Please report an information security incident or any phishing attempts immediately to email@example.com.
If you suspect a compromise or unauthorized access to credit card information:
Contact the campus ecommerce representative immediately to initiate the appropriate response, pursuant to the acquiring bank and card brand incident response procedures.
A "data security incident" is a catch-all term for different types of unauthorized activity involving computing devices and/or sensitive data. Members of the university community can use this page to learn about different types of data security incidents, the appropriate response procedures, and the consequences for mishandling them.
1. Respond to Data Security Incidents
Data security incidents involving university-owned devices or personal devices containing sensitive university data can have serious consequences. Responding to potential incidents promptly and efficiently helps protect the university's assets (e.g., data, computers, networks) and ensures compliance with state and federal law, and university policy. Please report any phishing attempts or other security incidents immediately to firstname.lastname@example.org.
For additional information see Response Procedures for Faculty & Staff and Response Procedures IT Administrators.
2. Types of Data Security Incidents
- Computing Devices Compromised by Malware (Most Common)
Desktops, laptops, and servers are often infected with malicious software (e.g., viruses, malware). If the infected device contains sensitive university data, this may constitute a data security incident. If a server is compromised, IT Administrators should contact email@example.com for instructions.
- Computing Devices Accessed without Authorization (Non-Malware)
These include university devices accessed without permission - stolen or compromised credentials (e.g., usernames and passwords), credentials lost to phishing scams, and other attempts to access a device without authorization (e.g., former employees).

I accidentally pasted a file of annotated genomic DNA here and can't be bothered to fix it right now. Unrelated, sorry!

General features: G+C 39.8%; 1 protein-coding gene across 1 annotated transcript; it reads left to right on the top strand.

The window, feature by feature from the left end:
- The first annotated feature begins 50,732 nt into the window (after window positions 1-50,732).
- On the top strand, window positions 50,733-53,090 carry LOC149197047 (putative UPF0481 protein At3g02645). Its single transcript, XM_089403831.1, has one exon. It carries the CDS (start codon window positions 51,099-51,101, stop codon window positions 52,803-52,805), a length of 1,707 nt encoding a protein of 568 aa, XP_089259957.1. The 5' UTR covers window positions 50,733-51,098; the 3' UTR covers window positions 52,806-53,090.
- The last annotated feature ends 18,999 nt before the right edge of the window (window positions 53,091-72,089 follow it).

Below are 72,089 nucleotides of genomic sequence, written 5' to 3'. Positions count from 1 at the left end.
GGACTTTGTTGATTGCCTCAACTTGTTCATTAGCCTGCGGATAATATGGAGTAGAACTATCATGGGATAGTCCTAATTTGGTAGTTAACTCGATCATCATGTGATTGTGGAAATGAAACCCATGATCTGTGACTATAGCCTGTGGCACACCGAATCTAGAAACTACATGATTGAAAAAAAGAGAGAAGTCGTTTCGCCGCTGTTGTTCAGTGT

- Lost or Stolen Computing Devices
These include lost or stolen departmental laptops, USB drives, cell phones, or other devices that may contain sensitive data, or personal computing devices with sensitive university data. Report lost or stolen university-owned devices to UMass Dartmouth CITS.
3. Prevent Data Security Incidents
IT Administrators, faculty, and staff can take steps to help protect university-owned computers and sensitive data, and mitigate potential data security incidents. For more information, see Security Checklist for University-Owned Computers and Respond to Data Data Security Incidents caused by Malware - Checklist for IT Administrators.
4. Consequences of Mishandling Data Security Incidents
Under Chapter 93H of the Massachusetts General Law, the university is required to notify those individuals whose personal information may have been compromised as a result of a security breach. Failure to respond to a data security incident appropriately can lead to regulatory fines, legal action, and loss of funding and reputation.
In the event of a confirmed security breach, departments may be held financially responsible for the cost of the breach, lose accreditation, and risk legal action, among other consequences.
5. Related Documents
- ITS-001: Acceptable Use of Information Technology Resources Policy
- ITS-006: Information Security Policy
- ITS-008: Information Security Incident Response
- Respond to Data Security Incidents - Information for Faculty & Staff
- Respond to Data Security Incidents - Information for IT Administrators
- Respond to Data Security Incidents Caused by Malware - Checklist for IT Administrators
- Security Checklist for University-Owned Computers
The UMass campuses strive to maintain consistent IT policies. The Information Security Policy and related documents have been adopted with permission from UMass Amherst.